2. Communications with Insurance Companies

While insurance companies often portray themselves as friendly organizations that only have your best interests in mind, it is important to remember that insurance companies are still businesses. As such, their main goal is to take in as much money as possible and pay out as little money as possible. To this end, they hire experienced claims adjusters who may engage you in conversations in an attempt to get you to say something damaging to your claim. Your attorney may be able to help you navigate these communications in a way that preserves any claim that you may have.

3. Experience with the Law

Though no two cases are the exact same, some common themes do pop up from case to case. Your attorney may be able to draw on their training, as well as their past experience, in order to help you seek the maximum compensation that you may be entitled to by accentuating the strengths of your case while minimizing the flaws that it may have.

How to Seek Compensation with a Lawyer

In order to best go about seeking compensation for your injuries, it is important to follow a few key steps. These include:

1. Contact an Attorney

This the first, and perhaps most important step. An experienced attorney may be able to help you in the ways mentioned above and generally advocate for your interests in the matter.

2. Gather Information

Once you have hired an attorney, they may begin to gather the information they need to build a case. This includes things like police reports, medical records, and any video footage or photo evidence that may be available.

3. Negotiate

Once your attorney has all of the information that they need, they may begin to negotiate with the other parties involved. An experienced attorney may know what similar cases have settled for, as well as the most effective ways to structure an argument for compensation.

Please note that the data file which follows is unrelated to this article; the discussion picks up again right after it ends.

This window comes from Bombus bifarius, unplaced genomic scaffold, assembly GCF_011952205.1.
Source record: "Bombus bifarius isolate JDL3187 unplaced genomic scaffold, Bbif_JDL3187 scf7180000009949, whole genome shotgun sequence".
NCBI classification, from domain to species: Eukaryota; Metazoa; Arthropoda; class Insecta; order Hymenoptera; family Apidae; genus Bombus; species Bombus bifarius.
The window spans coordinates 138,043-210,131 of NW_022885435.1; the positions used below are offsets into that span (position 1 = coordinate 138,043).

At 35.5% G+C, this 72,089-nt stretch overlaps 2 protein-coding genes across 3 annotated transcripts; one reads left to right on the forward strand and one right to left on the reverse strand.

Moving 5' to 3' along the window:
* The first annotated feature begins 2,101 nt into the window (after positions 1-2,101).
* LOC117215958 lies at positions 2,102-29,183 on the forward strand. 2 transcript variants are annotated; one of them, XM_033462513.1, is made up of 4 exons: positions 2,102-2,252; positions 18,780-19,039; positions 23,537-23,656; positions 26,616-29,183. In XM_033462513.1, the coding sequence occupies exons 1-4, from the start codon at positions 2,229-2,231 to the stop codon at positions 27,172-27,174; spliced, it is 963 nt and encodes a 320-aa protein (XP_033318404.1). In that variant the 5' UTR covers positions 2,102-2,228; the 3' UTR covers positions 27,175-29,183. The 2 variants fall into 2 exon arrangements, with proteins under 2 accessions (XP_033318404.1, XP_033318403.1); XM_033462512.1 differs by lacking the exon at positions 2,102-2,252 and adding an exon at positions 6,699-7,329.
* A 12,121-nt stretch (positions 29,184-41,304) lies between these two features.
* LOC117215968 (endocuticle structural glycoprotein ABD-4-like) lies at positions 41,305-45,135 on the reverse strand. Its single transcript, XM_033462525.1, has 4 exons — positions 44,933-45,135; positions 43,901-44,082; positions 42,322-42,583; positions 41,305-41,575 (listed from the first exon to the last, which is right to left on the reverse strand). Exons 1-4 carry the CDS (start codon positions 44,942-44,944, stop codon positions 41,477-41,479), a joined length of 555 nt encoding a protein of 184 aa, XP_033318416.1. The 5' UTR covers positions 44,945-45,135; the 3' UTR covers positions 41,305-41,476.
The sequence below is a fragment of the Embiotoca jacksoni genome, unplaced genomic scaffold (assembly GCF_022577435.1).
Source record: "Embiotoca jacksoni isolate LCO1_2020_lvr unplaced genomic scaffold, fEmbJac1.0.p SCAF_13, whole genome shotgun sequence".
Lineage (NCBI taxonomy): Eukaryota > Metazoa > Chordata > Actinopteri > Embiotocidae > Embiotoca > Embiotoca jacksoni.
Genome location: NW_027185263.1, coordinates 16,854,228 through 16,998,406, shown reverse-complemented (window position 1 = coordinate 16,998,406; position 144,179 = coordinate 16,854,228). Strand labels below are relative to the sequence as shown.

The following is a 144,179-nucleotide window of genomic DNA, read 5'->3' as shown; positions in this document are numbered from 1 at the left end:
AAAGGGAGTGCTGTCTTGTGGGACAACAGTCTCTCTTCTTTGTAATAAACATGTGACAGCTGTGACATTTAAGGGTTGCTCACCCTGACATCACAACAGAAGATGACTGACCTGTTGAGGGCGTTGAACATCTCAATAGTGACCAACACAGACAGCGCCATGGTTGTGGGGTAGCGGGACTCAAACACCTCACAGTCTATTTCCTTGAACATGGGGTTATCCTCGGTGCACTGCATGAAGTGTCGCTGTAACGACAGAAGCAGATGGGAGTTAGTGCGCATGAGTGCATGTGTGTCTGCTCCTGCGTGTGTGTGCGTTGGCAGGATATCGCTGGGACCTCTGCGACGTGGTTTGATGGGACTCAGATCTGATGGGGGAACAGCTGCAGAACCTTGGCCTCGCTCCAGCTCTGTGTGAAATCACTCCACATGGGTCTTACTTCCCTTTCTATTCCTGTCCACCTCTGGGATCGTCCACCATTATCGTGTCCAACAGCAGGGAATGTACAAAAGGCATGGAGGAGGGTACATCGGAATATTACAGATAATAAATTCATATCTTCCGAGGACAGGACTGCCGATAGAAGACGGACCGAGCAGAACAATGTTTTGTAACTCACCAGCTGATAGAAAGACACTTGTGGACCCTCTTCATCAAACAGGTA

Legal Time Limits

Every car accident claim must be brought within a certain window of time, which is known as the “statute of limitations.” The statute of limitations starts at the date of the accident or discovery of the injury and varies from state to state. For example, if the statute of limitations for car accidents is three years where you live, then you have three years from the date of the accident to file your claim. If the claim is filed outside of this three-year window, then it will likely be thrown out. Generally speaking, it is advisable to contact an attorney as soon after your accident as possible to make sure that you do not run into problems with the statute of limitations and have what may be a winning case thrown out.


Unfortunately, accidents occur every day due to impaired drivers’ negligence. Thankfully, Zinda Law Group is here to help. Our experienced attorneys can negotiate with insurance companies on your behalf and take the proper steps to seek the best possible outcome for your case.

If you were the victim of a high driver, call Zinda Law Group today at (888) 659-9392 for a free consultation with a car accident attorney. You will pay nothing unless we reach a favorable result in your case.